Letters - If you don't know, don't just guess

I was interested to read Stephen Archer's contention that 'speed is more important than accuracy' (News, 23 November) because the balance between the two is something I am sure all of us wrestle with when it comes to crisis PR.

As ever, it is not as simple as it sounds - it is like trying to decide whether the engine is more important than the wheels in a car.

Good crisis management should of course be both speedy and accurate, but when push comes to shove there is a middle way - the holding statement.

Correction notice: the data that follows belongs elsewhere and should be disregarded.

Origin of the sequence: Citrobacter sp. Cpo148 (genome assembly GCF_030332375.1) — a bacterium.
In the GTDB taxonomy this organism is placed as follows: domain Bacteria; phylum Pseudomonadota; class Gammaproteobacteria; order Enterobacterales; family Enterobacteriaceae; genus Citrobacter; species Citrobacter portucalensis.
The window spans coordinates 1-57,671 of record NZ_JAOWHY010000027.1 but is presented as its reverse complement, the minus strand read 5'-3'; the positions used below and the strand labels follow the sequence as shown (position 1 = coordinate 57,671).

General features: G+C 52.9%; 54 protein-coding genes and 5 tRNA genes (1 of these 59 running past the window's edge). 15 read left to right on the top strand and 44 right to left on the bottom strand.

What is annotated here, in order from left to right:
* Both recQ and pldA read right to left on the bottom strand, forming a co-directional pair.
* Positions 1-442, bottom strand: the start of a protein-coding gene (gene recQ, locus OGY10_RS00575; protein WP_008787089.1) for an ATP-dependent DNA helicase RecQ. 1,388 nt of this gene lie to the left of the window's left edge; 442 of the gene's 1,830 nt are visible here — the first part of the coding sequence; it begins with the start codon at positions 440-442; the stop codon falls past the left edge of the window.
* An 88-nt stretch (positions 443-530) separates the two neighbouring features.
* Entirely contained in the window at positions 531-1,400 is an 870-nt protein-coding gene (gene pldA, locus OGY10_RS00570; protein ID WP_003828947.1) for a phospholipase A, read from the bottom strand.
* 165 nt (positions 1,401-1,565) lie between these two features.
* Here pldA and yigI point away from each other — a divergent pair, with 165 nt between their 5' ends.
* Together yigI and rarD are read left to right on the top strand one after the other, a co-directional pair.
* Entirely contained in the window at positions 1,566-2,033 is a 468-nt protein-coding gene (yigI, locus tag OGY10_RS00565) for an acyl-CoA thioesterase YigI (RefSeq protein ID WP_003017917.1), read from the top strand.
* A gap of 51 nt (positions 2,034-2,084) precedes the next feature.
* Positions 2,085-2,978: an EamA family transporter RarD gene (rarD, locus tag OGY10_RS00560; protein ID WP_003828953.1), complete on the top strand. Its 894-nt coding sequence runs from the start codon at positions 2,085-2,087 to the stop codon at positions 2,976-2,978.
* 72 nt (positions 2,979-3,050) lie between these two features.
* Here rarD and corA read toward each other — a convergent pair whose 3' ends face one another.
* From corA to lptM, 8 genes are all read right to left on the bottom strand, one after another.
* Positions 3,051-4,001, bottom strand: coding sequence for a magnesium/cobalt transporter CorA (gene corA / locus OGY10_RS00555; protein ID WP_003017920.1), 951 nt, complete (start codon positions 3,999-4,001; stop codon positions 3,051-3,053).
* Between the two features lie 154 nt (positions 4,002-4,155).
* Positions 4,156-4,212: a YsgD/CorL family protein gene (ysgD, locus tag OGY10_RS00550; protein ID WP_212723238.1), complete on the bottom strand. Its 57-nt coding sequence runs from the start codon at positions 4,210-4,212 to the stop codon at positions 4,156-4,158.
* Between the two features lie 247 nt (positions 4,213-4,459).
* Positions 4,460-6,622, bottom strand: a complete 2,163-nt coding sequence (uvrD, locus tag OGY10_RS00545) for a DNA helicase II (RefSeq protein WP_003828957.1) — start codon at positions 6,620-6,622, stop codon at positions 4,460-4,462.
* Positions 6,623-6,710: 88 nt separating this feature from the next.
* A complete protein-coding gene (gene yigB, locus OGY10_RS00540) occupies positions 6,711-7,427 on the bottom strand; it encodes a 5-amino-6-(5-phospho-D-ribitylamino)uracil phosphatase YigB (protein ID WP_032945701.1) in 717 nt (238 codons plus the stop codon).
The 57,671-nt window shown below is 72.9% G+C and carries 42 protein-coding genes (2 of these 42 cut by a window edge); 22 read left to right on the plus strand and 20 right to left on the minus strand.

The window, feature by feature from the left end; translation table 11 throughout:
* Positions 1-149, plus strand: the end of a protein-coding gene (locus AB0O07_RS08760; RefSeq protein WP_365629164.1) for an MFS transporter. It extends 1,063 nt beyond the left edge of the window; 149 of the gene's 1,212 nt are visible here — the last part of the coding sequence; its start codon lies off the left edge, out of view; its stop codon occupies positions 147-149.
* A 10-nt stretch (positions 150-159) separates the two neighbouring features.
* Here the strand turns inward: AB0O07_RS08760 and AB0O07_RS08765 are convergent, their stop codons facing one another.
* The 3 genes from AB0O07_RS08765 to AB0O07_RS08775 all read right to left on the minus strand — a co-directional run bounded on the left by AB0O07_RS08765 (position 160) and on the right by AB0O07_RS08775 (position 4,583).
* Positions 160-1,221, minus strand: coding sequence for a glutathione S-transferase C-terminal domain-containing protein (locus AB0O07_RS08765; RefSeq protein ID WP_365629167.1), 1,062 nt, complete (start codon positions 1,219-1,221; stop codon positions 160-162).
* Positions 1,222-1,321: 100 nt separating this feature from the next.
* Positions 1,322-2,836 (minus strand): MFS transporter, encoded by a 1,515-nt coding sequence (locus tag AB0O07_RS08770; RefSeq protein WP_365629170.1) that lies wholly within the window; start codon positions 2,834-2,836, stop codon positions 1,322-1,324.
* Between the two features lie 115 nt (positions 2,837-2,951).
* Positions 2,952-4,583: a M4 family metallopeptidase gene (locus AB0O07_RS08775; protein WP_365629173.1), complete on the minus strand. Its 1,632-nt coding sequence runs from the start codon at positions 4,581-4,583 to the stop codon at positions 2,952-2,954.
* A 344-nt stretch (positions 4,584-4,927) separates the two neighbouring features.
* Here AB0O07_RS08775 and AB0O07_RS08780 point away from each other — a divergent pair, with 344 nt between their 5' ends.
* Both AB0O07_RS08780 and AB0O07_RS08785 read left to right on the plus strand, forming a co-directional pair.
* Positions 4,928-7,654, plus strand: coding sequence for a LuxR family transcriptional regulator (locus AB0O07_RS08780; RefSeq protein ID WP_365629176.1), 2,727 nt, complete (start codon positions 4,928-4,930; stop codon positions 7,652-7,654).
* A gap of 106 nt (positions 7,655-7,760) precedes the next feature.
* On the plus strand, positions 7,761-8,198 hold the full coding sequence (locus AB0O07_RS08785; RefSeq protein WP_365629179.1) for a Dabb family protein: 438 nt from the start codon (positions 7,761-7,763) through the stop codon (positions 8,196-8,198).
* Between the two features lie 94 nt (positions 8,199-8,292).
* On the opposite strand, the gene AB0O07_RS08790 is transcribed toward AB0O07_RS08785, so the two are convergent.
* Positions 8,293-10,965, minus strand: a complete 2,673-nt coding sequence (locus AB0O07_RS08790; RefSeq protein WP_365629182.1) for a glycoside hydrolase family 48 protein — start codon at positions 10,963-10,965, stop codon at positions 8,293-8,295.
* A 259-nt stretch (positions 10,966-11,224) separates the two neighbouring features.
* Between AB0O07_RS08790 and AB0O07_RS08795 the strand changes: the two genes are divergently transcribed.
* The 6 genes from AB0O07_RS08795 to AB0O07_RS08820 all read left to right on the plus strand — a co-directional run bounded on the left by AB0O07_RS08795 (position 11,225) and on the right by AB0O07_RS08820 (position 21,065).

'I don't know' as a response should be part of the armoury for all practitioners dealing with a crisis, as long as it is swiftly followed by 'but I will go and find out and come back to you as soon as I can'.

The holding statement is the public version of that, and we would advise our clients go with that ahead of giving an answer, any answer, just to satisfy the needs of the journalist.

Operating predominantly in the public sector as we do, we would not last long if clients were inaccurately reported.

The holding statement might not be sexy, but we would take it over the speedy but inaccurate response every time.

Karen Harris, chief executive, Geronimo Communications.

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